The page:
This 30-Second Exercise Could Save Your Back

This 30-Second Exercise Could Save Your Back

This one more could help an achy back—and strengthen your entire body.

Almost everyone feels a little back pain every now and then—and for some, it can impact their day-to-day activities. But, by doing conditioning exercises that strengthen core muscles, you can minimize the risk and severity of that pain.

Core muscles make up your abdominal midsection and include your abs, glutes, obliques and lower back. In addition to helping prevent back pain, building a solid core can encourage weight loss, improve posture and increase flexibility. 

There are many ways to achieve a strong core, including popular abdominal exercises like crunches, reverse crunches and leg raises. But one of the most beneficial workouts that engages many parts of the body, as well as your core, is the plank.

How planking helps your back
Planking primarily benefits your core and back muscles, reducing your chances of back pain.  An added benefit: it can even help you reach and maintain certain yoga poses that further strengthen your body. In fact, the exercise is used in many spine conditioning programs, because it helps keep back muscles stable, preventing pain and strain.

This simple workout also strengthens and pulls your shoulder blades up and back, improving your posture. Ultimately, engaging the shoulder muscles also improves your flexibility and range of motion.

How planking helps the rest of your body
Since the diaphragm is activated while doing exercises that work the abdominal muscles, planking can improve your respiratory system and diaphragm breathing patterns. Additionally, this exercise, as with any almost physical activity, can reduce fatigue, anxiety and stress, all while improving alertness and concentration.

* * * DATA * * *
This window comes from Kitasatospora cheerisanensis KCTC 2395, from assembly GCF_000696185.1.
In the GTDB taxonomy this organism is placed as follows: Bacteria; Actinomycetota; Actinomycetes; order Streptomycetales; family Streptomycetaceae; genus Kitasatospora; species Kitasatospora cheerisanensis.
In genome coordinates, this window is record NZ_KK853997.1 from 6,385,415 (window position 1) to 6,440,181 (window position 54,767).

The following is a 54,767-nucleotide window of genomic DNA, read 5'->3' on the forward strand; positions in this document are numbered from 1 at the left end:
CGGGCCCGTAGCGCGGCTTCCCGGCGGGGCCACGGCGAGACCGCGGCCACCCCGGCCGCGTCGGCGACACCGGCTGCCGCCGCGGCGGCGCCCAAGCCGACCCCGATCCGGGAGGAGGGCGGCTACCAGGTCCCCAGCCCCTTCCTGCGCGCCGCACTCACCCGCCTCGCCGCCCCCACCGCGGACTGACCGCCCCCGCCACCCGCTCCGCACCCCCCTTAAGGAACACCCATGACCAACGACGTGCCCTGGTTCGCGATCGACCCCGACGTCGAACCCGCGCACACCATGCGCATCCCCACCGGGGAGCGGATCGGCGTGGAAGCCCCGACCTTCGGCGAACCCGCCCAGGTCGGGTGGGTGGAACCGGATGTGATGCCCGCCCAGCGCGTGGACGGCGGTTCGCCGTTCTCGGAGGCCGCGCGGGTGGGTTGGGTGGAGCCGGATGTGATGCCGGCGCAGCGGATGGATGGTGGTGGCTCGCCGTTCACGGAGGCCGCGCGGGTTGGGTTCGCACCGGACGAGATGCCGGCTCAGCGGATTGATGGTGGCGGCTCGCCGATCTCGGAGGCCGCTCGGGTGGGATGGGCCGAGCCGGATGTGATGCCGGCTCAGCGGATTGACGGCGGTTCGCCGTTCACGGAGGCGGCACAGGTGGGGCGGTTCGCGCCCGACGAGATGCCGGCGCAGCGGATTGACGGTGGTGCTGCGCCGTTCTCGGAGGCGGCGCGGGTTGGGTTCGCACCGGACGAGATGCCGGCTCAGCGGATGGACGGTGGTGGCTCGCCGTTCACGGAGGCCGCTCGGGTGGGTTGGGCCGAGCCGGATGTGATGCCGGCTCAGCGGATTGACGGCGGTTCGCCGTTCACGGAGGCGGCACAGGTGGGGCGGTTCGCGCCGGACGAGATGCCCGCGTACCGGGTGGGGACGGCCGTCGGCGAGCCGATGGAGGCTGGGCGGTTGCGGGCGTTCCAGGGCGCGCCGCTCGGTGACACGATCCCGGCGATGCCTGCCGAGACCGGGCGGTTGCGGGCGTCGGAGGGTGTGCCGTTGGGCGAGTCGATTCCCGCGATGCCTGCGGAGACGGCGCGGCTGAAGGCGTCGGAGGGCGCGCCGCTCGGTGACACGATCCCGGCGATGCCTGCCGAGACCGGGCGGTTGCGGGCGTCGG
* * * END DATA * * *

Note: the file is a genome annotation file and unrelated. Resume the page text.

Proper planking form
This simple exercise does not require any fancy equipment. Start by lying face down on a mat. Keeping your back straight, lift your body off the mat using your toes and forearms (instead of your hands) into a position similar to a pushup; the key is to keep your shoulders, legs, hips, and legs in a straight line. Maintain this position without movement for 30 seconds and then rest for another minute. Repeat this up to 5 times throughout the course of the day.

As with any exercise, sometimes reps need to be less intense, so you can build the strength and endurance to handle tougher sessions. If 30 seconds isn't sustainable, don't strain yourself. Instead, try holding a plank for 15 seconds. When you're comfortable with that, increase the time you hold the position.

You may see challenges on social media calling for people to hold plank pose for as long as they can. However, a longer plank isn’t always better. Instead, your form could deteriorate if the position is held for an extended period, putting pressure on your back instead of strengthening it. Stick with intervals that are 30 seconds long. For an added challenge, try a side plank or alternate lifting your legs in traditional plank position.

Medically reviewed in January 2019.

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